Deported / inadmissible from USA , can he go to other counrty ?
Replies: 10 - Last Post: Apr 3, 2012 5:31 AM Last Post By: Altahabana
Mar 31, 2012 9:13 PM
Deported / inadmissible from USA , can he go to other counrty ?one of my friends was deported / inadmissible on student visa F1 from USA 2yrs back .can he apply for Mexican any visa ? unfortunately , he was deported at port of entry ( not jailed , put on the next flight immediately and told do not enter within 5 years.) and as no criminal background & records till now any where . the reason was he is poor in English and going to friend other state since his university was in other state in USA . Do they share records with other countries , or will his visa cancellation just be on record in USA at port of entry ? please guide on this .
Apr 1, 2012 1:04 AM
1let us know. In theory Mexico is sovereign and independent of US. However, with Homeland Security coercion on border countries one never knows what information they are sharing and acting on.....
Apr 1, 2012 4:19 AM
2It sounds like your friend was denied admission to the US, not deported. I suppose it would depend on why he was denied admission, but I doubt this is information that is going to be SHARED with other countries.
It is very unusual for a visa holder to be denied admission to the US. I sense there are some missing pieces of this story
Apr 1, 2012 7:36 AM
3Your friend will not be allowed to transit the US unless he has a US visa.
That may make traveling to Mexico diffiult or expensive if he has to avoid flights that transit US airports.
Apr 1, 2012 7:51 AM
4Students are refused admission to the U.S. all the time (usually on the grounds that they don't have sufficient "roots" in their home country) but I can't see any reason why he would be refused admission to Mexico. But if in doubt......why not contact your nearest Mexican consulate?
Apr 1, 2012 9:27 AM
5According to the OP his friend already had an F-1 visa. That involves a formal application with proof of student status, acceptance to an approved academic program, proof of financial support and all other traditional non-immigrant visa requirements such as the one you cited. He would have been personally interviewed at the embassy/consulate in his home country and would have been issued a visa after approval.
I will repeat what I wrote--- it is very unusual for a non-immigrant visa holder, particularly if it is not a B-1/2 visa, to be denied admission to the US. They are not denied admission "all the time" and certainly not on the ground you cited. Insufficient ties to the home country is almost always sorted out at the interview stage before the visa is approved and would have been a ground for denial of the visa, not denial of admission after the visa was already issued.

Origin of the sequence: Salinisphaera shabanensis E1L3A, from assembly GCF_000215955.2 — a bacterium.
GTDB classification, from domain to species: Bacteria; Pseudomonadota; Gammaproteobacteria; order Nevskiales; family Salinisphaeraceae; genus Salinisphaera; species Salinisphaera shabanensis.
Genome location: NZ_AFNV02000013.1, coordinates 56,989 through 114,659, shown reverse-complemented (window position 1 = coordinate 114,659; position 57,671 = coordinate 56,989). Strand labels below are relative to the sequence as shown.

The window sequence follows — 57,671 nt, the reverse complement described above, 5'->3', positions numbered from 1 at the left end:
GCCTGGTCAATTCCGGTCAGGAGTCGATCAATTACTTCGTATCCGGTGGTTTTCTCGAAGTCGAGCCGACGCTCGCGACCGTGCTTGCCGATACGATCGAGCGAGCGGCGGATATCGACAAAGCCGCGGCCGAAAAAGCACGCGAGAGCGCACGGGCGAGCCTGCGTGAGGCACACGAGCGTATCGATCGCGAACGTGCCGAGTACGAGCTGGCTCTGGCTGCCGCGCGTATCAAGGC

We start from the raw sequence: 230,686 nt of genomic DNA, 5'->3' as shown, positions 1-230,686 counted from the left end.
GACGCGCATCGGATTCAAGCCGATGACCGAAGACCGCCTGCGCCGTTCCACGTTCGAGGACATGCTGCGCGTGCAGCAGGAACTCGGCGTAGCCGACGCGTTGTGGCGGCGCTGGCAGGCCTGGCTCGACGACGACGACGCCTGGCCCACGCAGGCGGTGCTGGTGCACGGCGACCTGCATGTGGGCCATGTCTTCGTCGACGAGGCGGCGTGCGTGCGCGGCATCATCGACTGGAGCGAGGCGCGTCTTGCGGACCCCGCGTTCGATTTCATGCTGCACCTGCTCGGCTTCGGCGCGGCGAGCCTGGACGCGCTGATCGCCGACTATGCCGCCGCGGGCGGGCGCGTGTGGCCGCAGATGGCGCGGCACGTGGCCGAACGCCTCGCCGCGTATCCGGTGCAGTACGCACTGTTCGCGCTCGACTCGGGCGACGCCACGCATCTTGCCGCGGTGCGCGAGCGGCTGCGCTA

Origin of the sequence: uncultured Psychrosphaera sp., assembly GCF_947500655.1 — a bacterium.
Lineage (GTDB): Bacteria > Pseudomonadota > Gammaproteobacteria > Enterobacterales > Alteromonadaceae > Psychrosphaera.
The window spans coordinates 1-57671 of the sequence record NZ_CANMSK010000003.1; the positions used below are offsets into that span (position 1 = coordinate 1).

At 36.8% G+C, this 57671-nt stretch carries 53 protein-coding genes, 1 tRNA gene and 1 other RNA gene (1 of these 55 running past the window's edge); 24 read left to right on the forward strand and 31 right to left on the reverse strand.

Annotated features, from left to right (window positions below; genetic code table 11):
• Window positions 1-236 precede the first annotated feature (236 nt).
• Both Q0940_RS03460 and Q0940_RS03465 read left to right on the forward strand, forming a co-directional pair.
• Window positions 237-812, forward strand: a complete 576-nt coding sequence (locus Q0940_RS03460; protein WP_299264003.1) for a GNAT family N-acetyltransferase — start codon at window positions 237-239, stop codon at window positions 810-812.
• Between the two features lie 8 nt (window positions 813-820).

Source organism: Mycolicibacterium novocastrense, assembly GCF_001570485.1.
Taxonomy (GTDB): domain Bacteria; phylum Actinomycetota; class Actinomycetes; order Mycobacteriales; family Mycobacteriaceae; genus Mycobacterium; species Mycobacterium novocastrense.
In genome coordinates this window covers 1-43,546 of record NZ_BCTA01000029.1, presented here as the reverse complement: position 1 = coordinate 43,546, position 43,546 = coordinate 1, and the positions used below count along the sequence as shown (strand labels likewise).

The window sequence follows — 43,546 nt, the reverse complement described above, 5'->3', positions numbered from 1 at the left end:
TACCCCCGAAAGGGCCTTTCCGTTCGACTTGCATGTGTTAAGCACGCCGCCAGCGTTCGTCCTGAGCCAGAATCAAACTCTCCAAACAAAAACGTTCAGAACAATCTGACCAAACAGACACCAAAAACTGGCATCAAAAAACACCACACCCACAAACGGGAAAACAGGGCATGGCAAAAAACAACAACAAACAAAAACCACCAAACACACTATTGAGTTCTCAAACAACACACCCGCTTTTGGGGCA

I agree that it he would probably not have problems entering Mexico just because he was denied admission to the US. That assumes as the other response pointed out, he can get to Mexico without having to transit the US.
Apr 1, 2012 12:45 PM
6Tell your friend that he is risking his life if he has the urge to sneak across the border from Mexico...
Apr 1, 2012 5:20 PM
7It is very unusual for a person to receive a non-immigrant visa, other than perhaps a standard B-1/2, and then be denied admission upon presentation at a port of entry. I can't imagine a CBP officer making a discretionary call with such profound consequences for the F-1 student visa holder absent extraordinary circumstances. That is why I think there is something missing from the story and that something could impact his entry into Mexico.
Apr 1, 2012 5:55 PM
Apr 2, 2012 10:50 PM
9thanks for comments and let's him guide can apply for a visa to other countries ? If it was a deportation , then
why not been arrested in US before sending home country . similarly in home country he was not arrested . in case its inadmissible / removed / visa cancelled under he will meet the sections .
Edited by: gsbnlg
Apr 3, 2012 5:31 AM
10A non-citizen with a visa who is denied admission to the US at a port of entry may be detained until return travel arrangements can be made, but they are not usually placed in formal detention pending removal. The decision whether to formally arrest or detain is based on the reason entry is being denied.
Re-reading what you originally wrote, it sounds like your friend told the CBP officer that he was travelling to one place and the school he was going to attend was located in a different area. Whatever he did or said, the CBP officer doubted that your friend was entering the US to attend school and believed he was entering for some other reason.
The CBP has considerable discretion when making entry decisions. There is an process for protesting a decision to deny entry, but since two years have passed it may not be available. This is the link to the Department of Homeland Security website that expalins the program.
DHS Trip Program
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From US$255.15 per night
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From US$179.00 per night